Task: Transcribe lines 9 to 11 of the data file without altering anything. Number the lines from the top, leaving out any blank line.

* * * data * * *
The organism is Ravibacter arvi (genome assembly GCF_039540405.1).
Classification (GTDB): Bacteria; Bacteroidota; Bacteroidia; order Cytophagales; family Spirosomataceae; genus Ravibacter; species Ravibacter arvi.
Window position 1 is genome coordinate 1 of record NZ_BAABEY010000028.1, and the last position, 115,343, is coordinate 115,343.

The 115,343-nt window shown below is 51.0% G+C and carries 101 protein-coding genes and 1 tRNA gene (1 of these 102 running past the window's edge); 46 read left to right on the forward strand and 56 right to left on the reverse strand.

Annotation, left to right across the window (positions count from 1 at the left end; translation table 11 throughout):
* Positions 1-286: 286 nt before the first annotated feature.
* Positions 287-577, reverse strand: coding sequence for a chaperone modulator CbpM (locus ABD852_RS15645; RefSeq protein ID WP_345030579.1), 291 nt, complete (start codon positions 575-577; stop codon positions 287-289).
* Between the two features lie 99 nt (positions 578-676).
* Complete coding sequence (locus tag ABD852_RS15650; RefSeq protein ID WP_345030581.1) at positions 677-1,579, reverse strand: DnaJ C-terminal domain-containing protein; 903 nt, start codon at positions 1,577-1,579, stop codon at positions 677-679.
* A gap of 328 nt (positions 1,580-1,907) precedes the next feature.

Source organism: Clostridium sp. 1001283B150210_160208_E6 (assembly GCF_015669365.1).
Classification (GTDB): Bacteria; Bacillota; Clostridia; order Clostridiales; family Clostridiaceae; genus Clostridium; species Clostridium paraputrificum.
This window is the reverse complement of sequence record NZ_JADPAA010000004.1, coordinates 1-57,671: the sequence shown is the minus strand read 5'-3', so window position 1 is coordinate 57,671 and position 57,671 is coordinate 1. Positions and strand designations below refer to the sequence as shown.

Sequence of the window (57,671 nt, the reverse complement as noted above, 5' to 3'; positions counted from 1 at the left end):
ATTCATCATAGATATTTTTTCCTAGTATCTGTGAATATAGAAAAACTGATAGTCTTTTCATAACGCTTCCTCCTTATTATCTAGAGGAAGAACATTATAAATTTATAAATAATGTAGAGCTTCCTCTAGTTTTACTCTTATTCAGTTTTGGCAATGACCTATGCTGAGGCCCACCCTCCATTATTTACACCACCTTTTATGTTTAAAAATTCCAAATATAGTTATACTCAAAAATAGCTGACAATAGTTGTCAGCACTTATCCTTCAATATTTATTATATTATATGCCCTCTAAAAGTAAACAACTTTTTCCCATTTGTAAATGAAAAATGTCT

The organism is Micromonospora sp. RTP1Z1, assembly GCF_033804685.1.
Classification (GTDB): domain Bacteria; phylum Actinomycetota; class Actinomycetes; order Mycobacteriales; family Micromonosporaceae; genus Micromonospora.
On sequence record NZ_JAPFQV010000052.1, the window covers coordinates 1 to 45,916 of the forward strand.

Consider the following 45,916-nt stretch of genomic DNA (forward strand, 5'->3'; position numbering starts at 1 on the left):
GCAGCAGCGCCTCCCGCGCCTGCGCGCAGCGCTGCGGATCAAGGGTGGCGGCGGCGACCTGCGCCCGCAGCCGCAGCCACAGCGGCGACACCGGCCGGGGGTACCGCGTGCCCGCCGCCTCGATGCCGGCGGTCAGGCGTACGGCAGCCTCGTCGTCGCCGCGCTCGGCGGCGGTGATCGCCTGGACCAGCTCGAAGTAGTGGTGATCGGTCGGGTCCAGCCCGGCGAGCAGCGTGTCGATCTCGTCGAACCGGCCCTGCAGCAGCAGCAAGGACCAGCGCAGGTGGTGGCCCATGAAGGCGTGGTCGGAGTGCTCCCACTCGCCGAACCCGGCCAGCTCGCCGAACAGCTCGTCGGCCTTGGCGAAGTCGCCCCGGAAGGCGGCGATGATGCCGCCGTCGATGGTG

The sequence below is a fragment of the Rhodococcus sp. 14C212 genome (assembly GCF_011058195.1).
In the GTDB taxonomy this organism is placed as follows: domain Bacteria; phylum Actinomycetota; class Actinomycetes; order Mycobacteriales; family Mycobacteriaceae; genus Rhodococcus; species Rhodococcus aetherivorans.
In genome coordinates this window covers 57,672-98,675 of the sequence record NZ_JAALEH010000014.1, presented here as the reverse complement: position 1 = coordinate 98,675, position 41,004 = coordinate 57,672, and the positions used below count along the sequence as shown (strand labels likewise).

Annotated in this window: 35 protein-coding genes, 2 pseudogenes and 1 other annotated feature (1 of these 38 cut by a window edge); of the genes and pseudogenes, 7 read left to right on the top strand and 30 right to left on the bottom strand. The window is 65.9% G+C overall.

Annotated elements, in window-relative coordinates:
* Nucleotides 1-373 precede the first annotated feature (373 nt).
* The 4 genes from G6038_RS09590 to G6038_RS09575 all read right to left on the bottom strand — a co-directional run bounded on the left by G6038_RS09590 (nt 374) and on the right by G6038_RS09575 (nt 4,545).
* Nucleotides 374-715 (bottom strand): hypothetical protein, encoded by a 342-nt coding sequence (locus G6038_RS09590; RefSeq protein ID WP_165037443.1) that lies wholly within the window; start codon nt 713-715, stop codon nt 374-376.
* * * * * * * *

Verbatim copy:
* Complete coding sequence (locus tag ABD852_RS15650; RefSeq protein ID WP_345030581.1) at positions 677-1,579, reverse strand: DnaJ C-terminal domain-containing protein; 903 nt, start codon at positions 1,577-1,579, stop codon at positions 677-679.
* A gap of 328 nt (positions 1,580-1,907) precedes the next feature.

Source organism: Clostridium sp. 1001283B150210_160208_E6 (assembly GCF_015669365.1).